Sosland: Let me ask about one specific change over the last 10 years that invariably will change over the next 10 — the market for whole wheat flour? One of your competitors is predicting whole wheat will eclipse white flour in the next 20 years. It was a pretty dramatic statement since right now, whole wheat has 5% market share. What’s your perception of that market, how it’s changing and how it will continue to change?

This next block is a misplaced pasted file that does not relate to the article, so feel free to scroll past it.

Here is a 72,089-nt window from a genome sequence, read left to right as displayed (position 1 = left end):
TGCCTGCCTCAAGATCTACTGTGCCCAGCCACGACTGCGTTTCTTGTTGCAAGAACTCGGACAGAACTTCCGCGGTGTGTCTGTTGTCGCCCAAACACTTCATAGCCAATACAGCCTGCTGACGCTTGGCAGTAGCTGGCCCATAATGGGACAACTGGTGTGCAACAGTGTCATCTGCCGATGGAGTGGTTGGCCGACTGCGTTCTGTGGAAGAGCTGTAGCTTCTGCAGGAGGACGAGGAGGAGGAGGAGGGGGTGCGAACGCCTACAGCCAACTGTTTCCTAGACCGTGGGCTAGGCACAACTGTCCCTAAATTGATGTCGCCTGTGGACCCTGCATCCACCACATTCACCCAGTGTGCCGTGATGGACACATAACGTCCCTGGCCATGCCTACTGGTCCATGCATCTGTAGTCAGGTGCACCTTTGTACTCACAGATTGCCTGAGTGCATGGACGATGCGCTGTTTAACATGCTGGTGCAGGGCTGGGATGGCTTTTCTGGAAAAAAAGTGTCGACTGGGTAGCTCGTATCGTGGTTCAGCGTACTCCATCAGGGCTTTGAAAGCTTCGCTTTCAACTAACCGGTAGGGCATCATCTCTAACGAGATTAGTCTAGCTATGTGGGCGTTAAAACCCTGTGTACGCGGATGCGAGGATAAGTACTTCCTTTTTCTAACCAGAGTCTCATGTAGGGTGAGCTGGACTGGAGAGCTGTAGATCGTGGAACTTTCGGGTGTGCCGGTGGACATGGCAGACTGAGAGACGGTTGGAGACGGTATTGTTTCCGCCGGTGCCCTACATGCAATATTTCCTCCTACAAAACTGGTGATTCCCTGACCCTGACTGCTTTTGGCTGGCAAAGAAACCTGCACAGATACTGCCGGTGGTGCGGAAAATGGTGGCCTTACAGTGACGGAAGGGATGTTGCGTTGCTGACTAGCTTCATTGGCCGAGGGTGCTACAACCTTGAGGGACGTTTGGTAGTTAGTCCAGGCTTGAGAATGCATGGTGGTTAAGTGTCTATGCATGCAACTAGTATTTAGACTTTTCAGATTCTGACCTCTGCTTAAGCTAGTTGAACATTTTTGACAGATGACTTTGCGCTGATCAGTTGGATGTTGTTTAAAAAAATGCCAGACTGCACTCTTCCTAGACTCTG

Dye: It has clearly grown, and it’s continuing to grow. There will be more new products, more new ideas. Rather than trying to predict what percentage of the market that will take, I think again, for us, it’s recognizing where our customers are seeing their demand shift and change, and in some cases, that’s going to be whole wheat driven and in other cases there may be other applications for them. But we’re clearly looking to grow in whole wheat with our customers, expect that to continue.

Josh Sosland is editor of Milling & Baking News, sister publication of World Grain. He can be reached a jsosland@sosland.com.